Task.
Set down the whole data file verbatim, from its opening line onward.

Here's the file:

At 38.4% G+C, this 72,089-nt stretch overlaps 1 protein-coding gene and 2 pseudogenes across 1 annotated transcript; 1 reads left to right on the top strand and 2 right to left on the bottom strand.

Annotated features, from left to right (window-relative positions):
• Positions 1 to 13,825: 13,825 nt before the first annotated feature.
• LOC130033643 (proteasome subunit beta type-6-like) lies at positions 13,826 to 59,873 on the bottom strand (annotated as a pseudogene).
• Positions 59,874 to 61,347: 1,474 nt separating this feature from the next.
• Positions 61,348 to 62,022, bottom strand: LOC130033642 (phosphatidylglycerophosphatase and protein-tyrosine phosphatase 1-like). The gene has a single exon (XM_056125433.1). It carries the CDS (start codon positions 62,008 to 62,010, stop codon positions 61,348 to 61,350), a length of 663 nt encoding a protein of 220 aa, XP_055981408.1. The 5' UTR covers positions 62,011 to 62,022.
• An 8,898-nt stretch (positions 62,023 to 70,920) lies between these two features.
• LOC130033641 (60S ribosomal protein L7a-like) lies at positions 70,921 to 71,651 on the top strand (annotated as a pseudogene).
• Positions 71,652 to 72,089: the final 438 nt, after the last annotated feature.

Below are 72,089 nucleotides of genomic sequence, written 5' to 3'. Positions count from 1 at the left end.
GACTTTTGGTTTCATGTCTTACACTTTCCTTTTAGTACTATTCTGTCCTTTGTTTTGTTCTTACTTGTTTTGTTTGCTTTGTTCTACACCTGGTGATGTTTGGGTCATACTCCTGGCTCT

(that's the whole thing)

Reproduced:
At 38.4% G+C, this 72,089-nt stretch overlaps 1 protein-coding gene and 2 pseudogenes across 1 annotated transcript; 1 reads left to right on the top strand and 2 right to left on the bottom strand.

Annotated features, from left to right (window-relative positions):
• Positions 1 to 13,825: 13,825 nt before the first annotated feature.
• LOC130033643 (proteasome subunit beta type-6-like) lies at positions 13,826 to 59,873 on the bottom strand (annotated as a pseudogene).
• Positions 59,874 to 61,347: 1,474 nt separating this feature from the next.
• Positions 61,348 to 62,022, bottom strand: LOC130033642 (phosphatidylglycerophosphatase and protein-tyrosine phosphatase 1-like). The gene has a single exon (XM_056125433.1). It carries the CDS (start codon positions 62,008 to 62,010, stop codon positions 61,348 to 61,350), a length of 663 nt encoding a protein of 220 aa, XP_055981408.1. The 5' UTR covers positions 62,011 to 62,022.
• An 8,898-nt stretch (positions 62,023 to 70,920) lies between these two features.
• LOC130033641 (60S ribosomal protein L7a-like) lies at positions 70,921 to 71,651 on the top strand (annotated as a pseudogene).
• Positions 71,652 to 72,089: the final 438 nt, after the last annotated feature.

Below are 72,089 nucleotides of genomic sequence, written 5' to 3'. Positions count from 1 at the left end.
GACTTTTGGTTTCATGTCTTACACTTTCCTTTTAGTACTATTCTGTCCTTTGTTTTGTTCTTACTTGTTTTGTTTGCTTTGTTCTACACCTGGTGATGTTTGGGTCATACTCCTGGCTCT